Jeff Kinnon discusses Hail Mary, the series on making the Eskimos that starts Saturday
It's no secret many CFL players have incredible stories about how they got to this league. From Anthony Calvillo, the "skinny little Mexican kid from La Puente" who's become pro football's all-time leading passer, to Taj Smith, who saw a friend gunned down next to him and lost brothers to murder and suicide while he was young, to Eric Wilbur, who abandoned bartending to come punt for the Argonauts, it's easy to find those with remarkable backgrounds. Just how does a football player find his way to the CFL, though? That's one of the key questions explored in Anaid Productions' Hail Mary, an 11-part half-hour documentary series focusing on the journeys of Edmonton Eskimos' hopefuls from open tryouts to making the team. In advance of the series premiere Saturday (10 p.m. local on most CityTV stations, including those in Edmonton, Calgary, Toronto and Vancouver), story producer/director/writer Jeff Kinnon took the time to talk about the series and what viewers can expect.
Kinnon's a veteran of the sports world who's worked with Sportsnet, NBC (during the Vancouver Olympics) and Vancouver radio station CKNW, but this was his first project with Anaid. He said Hail Mary came from a long-germinating idea of his to do a CFL project, and the open tryouts many teams hold struck him as a particularly interesting starting point, as they can completely change someone's career.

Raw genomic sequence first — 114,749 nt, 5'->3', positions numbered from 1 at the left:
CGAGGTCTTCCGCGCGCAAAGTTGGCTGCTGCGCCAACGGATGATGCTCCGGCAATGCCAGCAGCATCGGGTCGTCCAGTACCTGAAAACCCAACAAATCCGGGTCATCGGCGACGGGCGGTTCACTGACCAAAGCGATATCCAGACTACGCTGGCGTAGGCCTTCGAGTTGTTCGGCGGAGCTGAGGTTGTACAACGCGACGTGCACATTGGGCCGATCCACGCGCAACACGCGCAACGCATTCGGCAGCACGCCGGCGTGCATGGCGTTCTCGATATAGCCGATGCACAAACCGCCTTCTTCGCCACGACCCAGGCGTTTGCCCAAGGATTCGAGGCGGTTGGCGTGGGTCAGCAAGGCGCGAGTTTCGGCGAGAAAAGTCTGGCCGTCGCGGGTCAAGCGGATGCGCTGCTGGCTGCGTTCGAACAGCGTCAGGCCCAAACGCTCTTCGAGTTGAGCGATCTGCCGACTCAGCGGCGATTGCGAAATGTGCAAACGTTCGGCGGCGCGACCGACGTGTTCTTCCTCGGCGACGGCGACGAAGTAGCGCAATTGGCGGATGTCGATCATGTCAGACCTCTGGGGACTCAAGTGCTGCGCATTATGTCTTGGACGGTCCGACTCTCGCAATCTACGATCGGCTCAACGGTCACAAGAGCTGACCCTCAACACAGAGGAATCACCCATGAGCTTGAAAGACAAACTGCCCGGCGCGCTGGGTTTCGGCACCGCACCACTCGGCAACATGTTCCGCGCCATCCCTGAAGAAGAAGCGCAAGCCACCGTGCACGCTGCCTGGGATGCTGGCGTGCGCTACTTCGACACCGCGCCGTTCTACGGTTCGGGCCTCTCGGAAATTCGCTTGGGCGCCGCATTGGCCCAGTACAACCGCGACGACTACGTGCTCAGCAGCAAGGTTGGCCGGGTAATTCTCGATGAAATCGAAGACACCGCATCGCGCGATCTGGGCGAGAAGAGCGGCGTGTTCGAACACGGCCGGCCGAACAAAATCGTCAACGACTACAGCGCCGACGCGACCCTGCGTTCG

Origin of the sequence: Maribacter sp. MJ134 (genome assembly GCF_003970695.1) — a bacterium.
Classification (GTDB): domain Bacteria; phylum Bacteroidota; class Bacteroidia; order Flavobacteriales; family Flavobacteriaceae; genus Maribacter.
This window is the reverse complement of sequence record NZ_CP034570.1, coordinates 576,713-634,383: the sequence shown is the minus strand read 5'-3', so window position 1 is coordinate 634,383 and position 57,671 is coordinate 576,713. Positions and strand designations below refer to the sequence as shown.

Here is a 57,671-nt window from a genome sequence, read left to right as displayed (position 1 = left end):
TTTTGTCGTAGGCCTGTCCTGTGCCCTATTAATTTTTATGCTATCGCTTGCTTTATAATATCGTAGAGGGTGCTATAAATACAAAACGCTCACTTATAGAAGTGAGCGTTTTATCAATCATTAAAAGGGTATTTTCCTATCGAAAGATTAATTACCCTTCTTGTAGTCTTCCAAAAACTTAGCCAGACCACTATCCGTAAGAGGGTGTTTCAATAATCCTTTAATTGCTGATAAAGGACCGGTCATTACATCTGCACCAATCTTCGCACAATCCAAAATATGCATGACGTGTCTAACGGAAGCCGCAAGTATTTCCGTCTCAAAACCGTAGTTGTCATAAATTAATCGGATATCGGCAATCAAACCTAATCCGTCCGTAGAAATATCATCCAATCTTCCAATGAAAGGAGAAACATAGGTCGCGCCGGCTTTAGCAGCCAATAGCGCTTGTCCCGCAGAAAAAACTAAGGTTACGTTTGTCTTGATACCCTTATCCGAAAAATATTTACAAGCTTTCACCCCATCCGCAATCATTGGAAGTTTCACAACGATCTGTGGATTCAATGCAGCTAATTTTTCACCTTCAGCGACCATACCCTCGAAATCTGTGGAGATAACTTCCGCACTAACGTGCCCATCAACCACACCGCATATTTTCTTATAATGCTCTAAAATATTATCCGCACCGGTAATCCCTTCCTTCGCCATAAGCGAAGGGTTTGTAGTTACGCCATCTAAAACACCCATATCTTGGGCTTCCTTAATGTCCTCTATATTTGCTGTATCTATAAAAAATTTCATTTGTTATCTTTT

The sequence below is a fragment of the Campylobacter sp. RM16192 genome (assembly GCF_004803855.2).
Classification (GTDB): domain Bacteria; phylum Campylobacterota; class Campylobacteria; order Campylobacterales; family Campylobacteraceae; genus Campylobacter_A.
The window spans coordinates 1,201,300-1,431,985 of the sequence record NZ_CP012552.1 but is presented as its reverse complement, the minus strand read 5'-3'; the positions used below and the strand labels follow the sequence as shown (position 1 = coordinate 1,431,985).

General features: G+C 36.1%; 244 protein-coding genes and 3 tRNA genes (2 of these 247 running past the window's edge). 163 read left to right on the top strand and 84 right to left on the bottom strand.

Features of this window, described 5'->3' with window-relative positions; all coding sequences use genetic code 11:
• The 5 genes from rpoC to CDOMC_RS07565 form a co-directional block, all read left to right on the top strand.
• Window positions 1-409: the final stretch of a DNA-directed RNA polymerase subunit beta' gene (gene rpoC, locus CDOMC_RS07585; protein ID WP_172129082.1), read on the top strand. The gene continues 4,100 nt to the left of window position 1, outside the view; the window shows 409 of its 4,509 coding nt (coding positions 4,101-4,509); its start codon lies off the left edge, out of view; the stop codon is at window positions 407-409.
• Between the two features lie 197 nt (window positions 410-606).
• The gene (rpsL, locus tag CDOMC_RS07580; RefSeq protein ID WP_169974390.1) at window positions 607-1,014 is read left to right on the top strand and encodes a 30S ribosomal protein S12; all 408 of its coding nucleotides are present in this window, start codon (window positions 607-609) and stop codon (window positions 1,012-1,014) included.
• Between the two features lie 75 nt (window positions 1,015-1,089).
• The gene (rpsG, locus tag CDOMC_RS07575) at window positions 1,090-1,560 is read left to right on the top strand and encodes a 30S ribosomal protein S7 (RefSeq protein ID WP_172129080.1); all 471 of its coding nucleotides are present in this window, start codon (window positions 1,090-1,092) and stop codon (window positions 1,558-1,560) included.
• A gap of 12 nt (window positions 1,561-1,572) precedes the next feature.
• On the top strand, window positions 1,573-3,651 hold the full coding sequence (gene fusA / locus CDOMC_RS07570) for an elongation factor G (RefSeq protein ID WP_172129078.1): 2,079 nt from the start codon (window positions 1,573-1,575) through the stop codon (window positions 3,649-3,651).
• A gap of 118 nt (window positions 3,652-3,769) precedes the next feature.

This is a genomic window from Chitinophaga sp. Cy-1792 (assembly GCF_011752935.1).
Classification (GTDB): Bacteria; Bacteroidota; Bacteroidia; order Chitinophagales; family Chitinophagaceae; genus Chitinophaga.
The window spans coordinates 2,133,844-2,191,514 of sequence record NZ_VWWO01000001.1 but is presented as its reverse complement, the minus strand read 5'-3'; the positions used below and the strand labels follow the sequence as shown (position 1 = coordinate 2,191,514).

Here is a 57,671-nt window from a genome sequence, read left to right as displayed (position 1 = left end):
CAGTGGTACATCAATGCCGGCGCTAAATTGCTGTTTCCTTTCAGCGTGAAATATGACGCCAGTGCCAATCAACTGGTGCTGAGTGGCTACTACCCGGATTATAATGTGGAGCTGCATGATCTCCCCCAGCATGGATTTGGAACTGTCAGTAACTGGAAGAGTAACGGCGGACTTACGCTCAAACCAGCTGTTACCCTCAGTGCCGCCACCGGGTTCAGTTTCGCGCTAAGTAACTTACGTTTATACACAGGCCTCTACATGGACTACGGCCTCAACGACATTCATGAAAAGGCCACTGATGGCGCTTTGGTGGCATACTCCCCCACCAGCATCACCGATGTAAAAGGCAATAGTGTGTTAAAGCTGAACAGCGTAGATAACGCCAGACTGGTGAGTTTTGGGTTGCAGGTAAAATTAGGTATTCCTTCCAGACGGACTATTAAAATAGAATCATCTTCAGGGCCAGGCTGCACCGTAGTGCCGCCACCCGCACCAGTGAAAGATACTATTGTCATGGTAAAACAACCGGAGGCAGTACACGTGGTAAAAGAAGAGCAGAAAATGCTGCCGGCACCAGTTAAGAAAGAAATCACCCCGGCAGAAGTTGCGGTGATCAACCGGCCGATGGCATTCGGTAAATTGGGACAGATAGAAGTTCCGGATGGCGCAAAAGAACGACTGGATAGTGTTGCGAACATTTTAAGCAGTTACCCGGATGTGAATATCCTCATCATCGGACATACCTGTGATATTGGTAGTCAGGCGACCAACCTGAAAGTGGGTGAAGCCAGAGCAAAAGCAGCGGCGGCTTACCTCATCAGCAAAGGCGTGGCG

"This was an idea I've had for a while; I've always wanted to do a CFL show," he said. "The open tryouts, the idea of them is so compelling. Ricky Ray used to sell potato chips!"
It's that starting point that makes Hail Mary distinctive, according to Kinnon. There have been plenty of behind-the-scenes sports shows in recent years, including HBO's Hard Knocks (on NFL teams), Showtime's The Franchise (on MLB's Miami Marlins) and TSN's The Extra Yard (on the CFL's Toronto Argonauts). However, the trend has been focusing on the team. By contrast, Kinnon said Hail Mary's more about the individual stories of players trying to make the Eskimos, especially the six the show spotlights.
"There's so many behind-the-scenes shows, Hard Knocks, The Franchise, but they're not really about the players," he said. "They get cut, they walk out and that's it."
Kinnon said it's especially important to tell the personal stories and backgrounds of these players, as that brings a new dimension to the football scenes and makes the show compelling even to those who aren't necessarily diehard CFL fans. He also thinks that will make it interesting for the hardcore Eskimos fans, who can learn more about the guys suiting up for their team.
"A lot of times you do cheer for the nameplates, you don't really know what they're playing for. [With this show], you know who they're playing for, and that makes a difference in how you watch it," he said. "Anyone who's had a dream and wants to see it through to fruition, you're going to love this show. It's guys trying to achieve their dream. It's a wild ride."
Kinnon said the CFL was a compelling target for this kind of show because players don't put up the media-training walls you often find in other leagues.